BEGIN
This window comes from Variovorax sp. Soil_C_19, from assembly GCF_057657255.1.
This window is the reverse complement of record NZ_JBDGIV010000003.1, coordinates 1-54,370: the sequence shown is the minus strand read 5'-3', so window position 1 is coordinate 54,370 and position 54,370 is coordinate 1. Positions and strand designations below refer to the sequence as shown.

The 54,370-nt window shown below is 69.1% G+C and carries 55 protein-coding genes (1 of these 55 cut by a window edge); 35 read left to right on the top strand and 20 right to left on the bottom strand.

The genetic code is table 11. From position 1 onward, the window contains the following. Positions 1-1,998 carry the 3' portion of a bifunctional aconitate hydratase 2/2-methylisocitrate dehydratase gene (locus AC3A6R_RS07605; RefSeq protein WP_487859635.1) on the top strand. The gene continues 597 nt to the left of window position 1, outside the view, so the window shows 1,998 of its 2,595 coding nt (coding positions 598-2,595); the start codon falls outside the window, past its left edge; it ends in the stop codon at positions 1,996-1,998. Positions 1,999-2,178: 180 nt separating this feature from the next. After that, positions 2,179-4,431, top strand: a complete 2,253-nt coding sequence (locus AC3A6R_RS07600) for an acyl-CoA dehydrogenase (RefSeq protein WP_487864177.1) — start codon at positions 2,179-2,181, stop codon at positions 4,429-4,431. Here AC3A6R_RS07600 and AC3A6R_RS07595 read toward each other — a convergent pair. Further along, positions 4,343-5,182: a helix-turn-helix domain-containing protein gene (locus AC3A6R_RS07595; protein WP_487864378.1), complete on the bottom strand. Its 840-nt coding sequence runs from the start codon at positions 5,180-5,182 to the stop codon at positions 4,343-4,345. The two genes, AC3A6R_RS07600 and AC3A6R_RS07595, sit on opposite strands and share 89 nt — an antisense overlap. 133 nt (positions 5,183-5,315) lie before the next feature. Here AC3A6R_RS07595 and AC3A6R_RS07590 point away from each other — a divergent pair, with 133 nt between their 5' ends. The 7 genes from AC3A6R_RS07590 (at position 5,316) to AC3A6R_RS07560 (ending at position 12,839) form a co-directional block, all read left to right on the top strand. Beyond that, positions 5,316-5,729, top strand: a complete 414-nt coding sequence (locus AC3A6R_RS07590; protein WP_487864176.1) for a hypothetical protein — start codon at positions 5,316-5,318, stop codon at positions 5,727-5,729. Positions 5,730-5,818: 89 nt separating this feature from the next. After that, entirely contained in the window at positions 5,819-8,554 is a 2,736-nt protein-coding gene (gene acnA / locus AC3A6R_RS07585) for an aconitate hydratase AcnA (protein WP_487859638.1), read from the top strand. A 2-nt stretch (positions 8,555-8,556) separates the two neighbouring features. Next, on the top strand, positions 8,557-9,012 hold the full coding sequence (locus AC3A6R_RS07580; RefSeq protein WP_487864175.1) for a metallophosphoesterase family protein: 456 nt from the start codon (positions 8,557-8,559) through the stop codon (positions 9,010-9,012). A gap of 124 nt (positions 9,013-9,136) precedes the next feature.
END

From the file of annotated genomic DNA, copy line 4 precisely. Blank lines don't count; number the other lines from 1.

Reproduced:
The genetic code is table 11. From position 1 onward, the window contains the following. Positions 1-1,998 carry the 3' portion of a bifunctional aconitate hydratase 2/2-methylisocitrate dehydratase gene (locus AC3A6R_RS07605; RefSeq protein WP_487859635.1) on the top strand. The gene continues 597 nt to the left of window position 1, outside the view, so the window shows 1,998 of its 2,595 coding nt (coding positions 598-2,595); the start codon falls outside the window, past its left edge; it ends in the stop codon at positions 1,996-1,998. Positions 1,999-2,178: 180 nt separating this feature from the next. After that, positions 2,179-4,431, top strand: a complete 2,253-nt coding sequence (locus AC3A6R_RS07600) for an acyl-CoA dehydrogenase (RefSeq protein WP_487864177.1) — start codon at positions 2,179-2,181, stop codon at positions 4,429-4,431. Here AC3A6R_RS07600 and AC3A6R_RS07595 read toward each other — a convergent pair. Further along, positions 4,343-5,182: a helix-turn-helix domain-containing protein gene (locus AC3A6R_RS07595; protein WP_487864378.1), complete on the bottom strand. Its 840-nt coding sequence runs from the start codon at positions 5,180-5,182 to the stop codon at positions 4,343-4,345. The two genes, AC3A6R_RS07600 and AC3A6R_RS07595, sit on opposite strands and share 89 nt — an antisense overlap. 133 nt (positions 5,183-5,315) lie before the next feature. Here AC3A6R_RS07595 and AC3A6R_RS07590 point away from each other — a divergent pair, with 133 nt between their 5' ends. The 7 genes from AC3A6R_RS07590 (at position 5,316) to AC3A6R_RS07560 (ending at position 12,839) form a co-directional block, all read left to right on the top strand. Beyond that, positions 5,316-5,729, top strand: a complete 414-nt coding sequence (locus AC3A6R_RS07590; protein WP_487864176.1) for a hypothetical protein — start codon at positions 5,316-5,318, stop codon at positions 5,727-5,729. Positions 5,730-5,818: 89 nt separating this feature from the next. After that, entirely contained in the window at positions 5,819-8,554 is a 2,736-nt protein-coding gene (gene acnA / locus AC3A6R_RS07585) for an aconitate hydratase AcnA (protein WP_487859638.1), read from the top strand. A 2-nt stretch (positions 8,555-8,556) separates the two neighbouring features. Next, on the top strand, positions 8,557-9,012 hold the full coding sequence (locus AC3A6R_RS07580; RefSeq protein WP_487864175.1) for a metallophosphoesterase family protein: 456 nt from the start codon (positions 8,557-8,559) through the stop codon (positions 9,010-9,012). A gap of 124 nt (positions 9,013-9,136) precedes the next feature.